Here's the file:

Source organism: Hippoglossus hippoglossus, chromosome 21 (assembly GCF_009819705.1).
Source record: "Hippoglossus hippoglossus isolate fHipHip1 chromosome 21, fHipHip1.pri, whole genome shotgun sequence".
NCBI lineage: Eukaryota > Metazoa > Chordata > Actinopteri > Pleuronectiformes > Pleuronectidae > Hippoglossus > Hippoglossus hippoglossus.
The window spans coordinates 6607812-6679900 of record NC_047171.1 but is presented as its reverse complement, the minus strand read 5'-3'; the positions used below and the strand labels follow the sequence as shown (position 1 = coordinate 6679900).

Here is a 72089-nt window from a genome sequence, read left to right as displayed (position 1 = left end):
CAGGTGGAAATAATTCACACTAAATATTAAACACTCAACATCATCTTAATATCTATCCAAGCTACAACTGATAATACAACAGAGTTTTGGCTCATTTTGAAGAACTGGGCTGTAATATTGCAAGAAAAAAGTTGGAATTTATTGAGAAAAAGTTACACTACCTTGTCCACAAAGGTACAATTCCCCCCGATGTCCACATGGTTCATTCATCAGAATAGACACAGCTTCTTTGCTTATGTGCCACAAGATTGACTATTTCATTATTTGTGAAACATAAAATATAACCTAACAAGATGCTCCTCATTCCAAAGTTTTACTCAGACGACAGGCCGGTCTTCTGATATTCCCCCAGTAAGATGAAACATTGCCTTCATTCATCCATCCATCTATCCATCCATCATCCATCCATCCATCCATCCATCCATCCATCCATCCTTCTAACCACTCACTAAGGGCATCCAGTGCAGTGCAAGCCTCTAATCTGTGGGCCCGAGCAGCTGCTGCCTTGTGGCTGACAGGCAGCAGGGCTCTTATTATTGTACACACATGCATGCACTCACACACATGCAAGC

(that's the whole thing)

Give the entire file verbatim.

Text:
Source organism: Hippoglossus hippoglossus, chromosome 21 (assembly GCF_009819705.1).
Source record: "Hippoglossus hippoglossus isolate fHipHip1 chromosome 21, fHipHip1.pri, whole genome shotgun sequence".
NCBI lineage: Eukaryota > Metazoa > Chordata > Actinopteri > Pleuronectiformes > Pleuronectidae > Hippoglossus > Hippoglossus hippoglossus.
The window spans coordinates 6607812-6679900 of record NC_047171.1 but is presented as its reverse complement, the minus strand read 5'-3'; the positions used below and the strand labels follow the sequence as shown (position 1 = coordinate 6679900).

Here is a 72089-nt window from a genome sequence, read left to right as displayed (position 1 = left end):
CAGGTGGAAATAATTCACACTAAATATTAAACACTCAACATCATCTTAATATCTATCCAAGCTACAACTGATAATACAACAGAGTTTTGGCTCATTTTGAAGAACTGGGCTGTAATATTGCAAGAAAAAAGTTGGAATTTATTGAGAAAAAGTTACACTACCTTGTCCACAAAGGTACAATTCCCCCCGATGTCCACATGGTTCATTCATCAGAATAGACACAGCTTCTTTGCTTATGTGCCACAAGATTGACTATTTCATTATTTGTGAAACATAAAATATAACCTAACAAGATGCTCCTCATTCCAAAGTTTTACTCAGACGACAGGCCGGTCTTCTGATATTCCCCCAGTAAGATGAAACATTGCCTTCATTCATCCATCCATCTATCCATCCATCATCCATCCATCCATCCATCCATCCATCCATCCATCCTTCTAACCACTCACTAAGGGCATCCAGTGCAGTGCAAGCCTCTAATCTGTGGGCCCGAGCAGCTGCTGCCTTGTGGCTGACAGGCAGCAGGGCTCTTATTATTGTACACACATGCATGCACTCACACACATGCAAGC